The Changing Role of the Relationship Manager
The relationship between wealth managers and their clients is not what it used to be. Public opinion of the financial sector, as a whole, has become sharply critical—people are outraged by the inability of the industry. Clients have become far less trusting and increasingly likely to jump to another wealth manager. But the relationship between RMs and their clients has actually changed well before the onset of crisis.
Rise of the Product-Push Model before a Crisis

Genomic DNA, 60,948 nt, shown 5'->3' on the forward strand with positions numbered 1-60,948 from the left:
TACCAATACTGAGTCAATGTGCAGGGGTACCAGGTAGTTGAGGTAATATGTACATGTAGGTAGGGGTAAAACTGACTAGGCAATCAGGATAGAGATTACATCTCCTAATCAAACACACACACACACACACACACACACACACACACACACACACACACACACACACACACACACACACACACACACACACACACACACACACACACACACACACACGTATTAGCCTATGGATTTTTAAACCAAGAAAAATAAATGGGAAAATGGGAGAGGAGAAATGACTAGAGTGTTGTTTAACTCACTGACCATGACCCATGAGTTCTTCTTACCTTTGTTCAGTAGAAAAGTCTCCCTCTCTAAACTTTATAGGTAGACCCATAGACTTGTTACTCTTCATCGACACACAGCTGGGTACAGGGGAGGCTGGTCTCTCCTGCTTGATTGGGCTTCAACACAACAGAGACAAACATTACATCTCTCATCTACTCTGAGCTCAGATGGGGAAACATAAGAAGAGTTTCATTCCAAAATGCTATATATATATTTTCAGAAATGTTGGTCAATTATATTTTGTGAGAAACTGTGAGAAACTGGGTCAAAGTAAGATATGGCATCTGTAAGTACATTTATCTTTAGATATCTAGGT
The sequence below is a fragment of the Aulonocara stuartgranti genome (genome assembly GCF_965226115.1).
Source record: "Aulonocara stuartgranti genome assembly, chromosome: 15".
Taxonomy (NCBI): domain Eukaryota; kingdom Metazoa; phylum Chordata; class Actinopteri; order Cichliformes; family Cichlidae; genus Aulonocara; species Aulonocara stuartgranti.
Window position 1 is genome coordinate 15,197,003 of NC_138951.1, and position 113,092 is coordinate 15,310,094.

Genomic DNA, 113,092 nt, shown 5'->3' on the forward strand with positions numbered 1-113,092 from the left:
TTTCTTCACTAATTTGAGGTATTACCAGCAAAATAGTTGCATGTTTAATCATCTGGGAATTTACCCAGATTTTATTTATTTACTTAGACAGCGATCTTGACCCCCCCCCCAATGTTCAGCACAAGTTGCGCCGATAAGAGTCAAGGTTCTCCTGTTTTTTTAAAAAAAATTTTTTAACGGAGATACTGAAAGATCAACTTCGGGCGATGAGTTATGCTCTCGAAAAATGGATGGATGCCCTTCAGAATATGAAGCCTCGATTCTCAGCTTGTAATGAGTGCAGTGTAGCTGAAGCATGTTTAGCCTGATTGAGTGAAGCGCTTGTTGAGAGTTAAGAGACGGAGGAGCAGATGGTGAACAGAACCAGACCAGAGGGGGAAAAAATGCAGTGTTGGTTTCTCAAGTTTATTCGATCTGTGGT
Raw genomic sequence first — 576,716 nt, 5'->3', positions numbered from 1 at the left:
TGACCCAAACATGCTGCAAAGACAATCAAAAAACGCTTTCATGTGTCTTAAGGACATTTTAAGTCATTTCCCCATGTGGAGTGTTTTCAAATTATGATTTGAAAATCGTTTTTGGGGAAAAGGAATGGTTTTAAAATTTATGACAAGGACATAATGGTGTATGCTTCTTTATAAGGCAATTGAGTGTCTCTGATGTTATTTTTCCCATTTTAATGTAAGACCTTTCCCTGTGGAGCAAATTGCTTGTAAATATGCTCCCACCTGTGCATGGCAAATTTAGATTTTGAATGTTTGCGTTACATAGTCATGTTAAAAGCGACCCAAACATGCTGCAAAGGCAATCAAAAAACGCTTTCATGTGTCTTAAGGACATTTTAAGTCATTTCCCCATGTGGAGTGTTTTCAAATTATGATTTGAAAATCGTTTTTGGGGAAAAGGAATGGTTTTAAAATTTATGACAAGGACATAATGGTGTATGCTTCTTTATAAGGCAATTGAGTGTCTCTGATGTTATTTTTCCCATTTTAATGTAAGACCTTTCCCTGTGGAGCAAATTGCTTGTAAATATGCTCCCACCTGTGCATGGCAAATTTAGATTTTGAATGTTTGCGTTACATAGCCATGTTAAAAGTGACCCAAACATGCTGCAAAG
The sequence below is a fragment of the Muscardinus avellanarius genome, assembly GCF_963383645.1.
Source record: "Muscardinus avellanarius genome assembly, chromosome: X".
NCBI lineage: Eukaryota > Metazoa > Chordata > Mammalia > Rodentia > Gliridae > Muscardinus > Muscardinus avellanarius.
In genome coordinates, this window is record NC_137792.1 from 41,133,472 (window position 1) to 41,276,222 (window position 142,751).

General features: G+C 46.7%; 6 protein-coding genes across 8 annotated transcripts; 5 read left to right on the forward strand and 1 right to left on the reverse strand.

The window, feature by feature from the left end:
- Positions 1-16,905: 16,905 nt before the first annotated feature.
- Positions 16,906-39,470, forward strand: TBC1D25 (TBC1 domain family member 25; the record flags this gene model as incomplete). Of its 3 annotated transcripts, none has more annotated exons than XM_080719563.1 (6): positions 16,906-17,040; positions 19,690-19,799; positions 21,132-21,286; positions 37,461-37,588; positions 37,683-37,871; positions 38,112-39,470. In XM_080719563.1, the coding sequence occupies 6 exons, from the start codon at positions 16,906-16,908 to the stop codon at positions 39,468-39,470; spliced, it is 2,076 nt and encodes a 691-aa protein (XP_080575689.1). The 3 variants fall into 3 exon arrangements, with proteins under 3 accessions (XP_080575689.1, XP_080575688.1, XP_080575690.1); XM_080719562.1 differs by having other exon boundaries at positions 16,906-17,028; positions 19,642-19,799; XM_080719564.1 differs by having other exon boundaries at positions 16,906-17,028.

At many wealth-management institutions, particularly the larger ones, the continuity of client relationships has— over time—been disrupted by organizational changes and the shuffling of client portfolios among RMs. In some cases, the goal was to bind the client more to the institution than to an individual advisor. In other cases, however, the institution itself simply could not maintain a consistent service model. At the same time, investors became more interested in diversifying their wealth across institutions. And as information about financial products became more accessible, some investors became self-directed. They tended to be less interested in holistic planning and more interested in specific types of support or investment recommendations. The role of the RM has also changed. Since the beginning of the decade, the RM has become less of a confidant and more of a salesperson. This shift was most apparent in the brokerage model, where RMs began providing targeted product recommendations rather than trying to understand a client’s overall needs and priorities. The move to a product-push model was particularly pronounced in institutions with centralized asset-management departments that not only designed the products but decided which ones an RM should sell. The product-push model diverged from a focus on client relationships in three fundamental ways. First, investment strategies were not necessarily tailored to the client’s holistic needs....
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